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Corporate layoffs are back to normal

Publicly-announced corporate layoffs have dropped to their lowest level since mid-2006, according to the folks at Challenger, Gray & Christmas. It's hard to imagine things could improve much more on this front. Before hiring starts, firing has to almost grind to a halt, and it appears we are now at that point. Not surprisingly, net private sector job gains of 100K are forecast for the April employment report to be released this Friday. The only real question now is how fast the economy will add back the jobs it has lost. For politicians, the real question is whether enough jobs will be created before November to dampen anger over what increasingly appears to have been a trillion-dollar spending boondoggle (aka fiscal stimulus).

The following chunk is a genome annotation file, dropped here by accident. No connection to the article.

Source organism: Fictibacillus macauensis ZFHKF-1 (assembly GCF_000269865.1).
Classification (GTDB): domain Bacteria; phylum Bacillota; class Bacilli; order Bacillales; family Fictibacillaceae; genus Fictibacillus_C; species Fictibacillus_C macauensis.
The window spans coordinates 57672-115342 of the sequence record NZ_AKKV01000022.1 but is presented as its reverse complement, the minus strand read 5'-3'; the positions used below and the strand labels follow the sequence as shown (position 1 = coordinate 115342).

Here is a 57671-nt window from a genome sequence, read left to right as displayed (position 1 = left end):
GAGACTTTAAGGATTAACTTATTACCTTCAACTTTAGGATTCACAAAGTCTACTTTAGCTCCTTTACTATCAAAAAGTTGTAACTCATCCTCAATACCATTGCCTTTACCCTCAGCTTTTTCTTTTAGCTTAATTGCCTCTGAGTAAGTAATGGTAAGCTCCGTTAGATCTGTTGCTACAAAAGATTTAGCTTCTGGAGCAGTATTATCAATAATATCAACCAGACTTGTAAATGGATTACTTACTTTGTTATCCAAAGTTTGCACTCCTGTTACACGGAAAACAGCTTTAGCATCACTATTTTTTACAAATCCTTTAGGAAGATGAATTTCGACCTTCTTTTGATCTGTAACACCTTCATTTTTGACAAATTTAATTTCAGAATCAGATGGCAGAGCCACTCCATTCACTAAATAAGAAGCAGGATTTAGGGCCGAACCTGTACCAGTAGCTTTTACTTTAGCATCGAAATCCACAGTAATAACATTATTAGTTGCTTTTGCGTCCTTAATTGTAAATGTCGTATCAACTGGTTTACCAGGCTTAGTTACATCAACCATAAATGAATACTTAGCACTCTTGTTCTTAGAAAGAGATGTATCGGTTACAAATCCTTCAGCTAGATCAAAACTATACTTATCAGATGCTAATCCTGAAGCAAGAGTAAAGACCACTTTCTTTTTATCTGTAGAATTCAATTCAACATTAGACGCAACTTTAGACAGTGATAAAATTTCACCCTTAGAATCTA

I'm guessing we will see progress (i.e., a declining unemployment rate) in coming months, but it's not going to be enough to disabuse the public of the notion that big government spending programs are a waste of money. Indeed, I've maintained all along that the "stimulus" package (which consisted mostly of transfer payments and make-work projects) effectively amounted to a headwind that would end up retarding the economy's progress. It was just the opposite of stimulus, since it wasted a lot of money that could otherwise have been put to better use (e.g., for tax cuts that would have increased the private sector's incentive to work, invest, and take risks).

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